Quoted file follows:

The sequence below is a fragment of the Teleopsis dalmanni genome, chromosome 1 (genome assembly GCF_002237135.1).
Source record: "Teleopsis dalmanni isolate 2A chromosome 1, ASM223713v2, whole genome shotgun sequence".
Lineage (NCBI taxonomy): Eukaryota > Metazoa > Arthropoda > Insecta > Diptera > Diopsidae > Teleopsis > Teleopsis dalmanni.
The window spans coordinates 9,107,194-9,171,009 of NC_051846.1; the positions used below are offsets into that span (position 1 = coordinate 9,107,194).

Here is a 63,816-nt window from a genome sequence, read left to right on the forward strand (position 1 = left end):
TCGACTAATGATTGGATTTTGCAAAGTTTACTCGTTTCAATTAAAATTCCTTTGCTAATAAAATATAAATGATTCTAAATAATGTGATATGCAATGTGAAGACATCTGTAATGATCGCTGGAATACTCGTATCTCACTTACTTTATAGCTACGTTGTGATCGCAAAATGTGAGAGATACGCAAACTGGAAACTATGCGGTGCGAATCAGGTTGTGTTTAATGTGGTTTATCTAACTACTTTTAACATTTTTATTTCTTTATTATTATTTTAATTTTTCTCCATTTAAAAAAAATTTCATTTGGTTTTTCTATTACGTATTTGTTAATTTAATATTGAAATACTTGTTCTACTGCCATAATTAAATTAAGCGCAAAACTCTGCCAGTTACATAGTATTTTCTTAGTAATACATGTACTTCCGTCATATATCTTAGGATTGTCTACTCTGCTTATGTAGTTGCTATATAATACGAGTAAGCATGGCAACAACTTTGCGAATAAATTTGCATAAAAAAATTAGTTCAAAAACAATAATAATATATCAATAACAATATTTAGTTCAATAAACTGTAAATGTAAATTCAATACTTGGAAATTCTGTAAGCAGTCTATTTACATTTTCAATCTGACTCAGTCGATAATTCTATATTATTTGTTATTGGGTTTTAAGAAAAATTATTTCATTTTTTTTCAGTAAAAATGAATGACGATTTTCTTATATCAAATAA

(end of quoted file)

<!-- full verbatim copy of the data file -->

The sequence below is a fragment of the Teleopsis dalmanni genome, chromosome 1 (genome assembly GCF_002237135.1).
Source record: "Teleopsis dalmanni isolate 2A chromosome 1, ASM223713v2, whole genome shotgun sequence".
Lineage (NCBI taxonomy): Eukaryota > Metazoa > Arthropoda > Insecta > Diptera > Diopsidae > Teleopsis > Teleopsis dalmanni.
The window spans coordinates 9,107,194-9,171,009 of NC_051846.1; the positions used below are offsets into that span (position 1 = coordinate 9,107,194).

Here is a 63,816-nt window from a genome sequence, read left to right on the forward strand (position 1 = left end):
TCGACTAATGATTGGATTTTGCAAAGTTTACTCGTTTCAATTAAAATTCCTTTGCTAATAAAATATAAATGATTCTAAATAATGTGATATGCAATGTGAAGACATCTGTAATGATCGCTGGAATACTCGTATCTCACTTACTTTATAGCTACGTTGTGATCGCAAAATGTGAGAGATACGCAAACTGGAAACTATGCGGTGCGAATCAGGTTGTGTTTAATGTGGTTTATCTAACTACTTTTAACATTTTTATTTCTTTATTATTATTTTAATTTTTCTCCATTTAAAAAAAATTTCATTTGGTTTTTCTATTACGTATTTGTTAATTTAATATTGAAATACTTGTTCTACTGCCATAATTAAATTAAGCGCAAAACTCTGCCAGTTACATAGTATTTTCTTAGTAATACATGTACTTCCGTCATATATCTTAGGATTGTCTACTCTGCTTATGTAGTTGCTATATAATACGAGTAAGCATGGCAACAACTTTGCGAATAAATTTGCATAAAAAAATTAGTTCAAAAACAATAATAATATATCAATAACAATATTTAGTTCAATAAACTGTAAATGTAAATTCAATACTTGGAAATTCTGTAAGCAGTCTATTTACATTTTCAATCTGACTCAGTCGATAATTCTATATTATTTGTTATTGGGTTTTAAGAAAAATTATTTCATTTTTTTTCAGTAAAAATGAATGACGATTTTCTTATATCAAATAA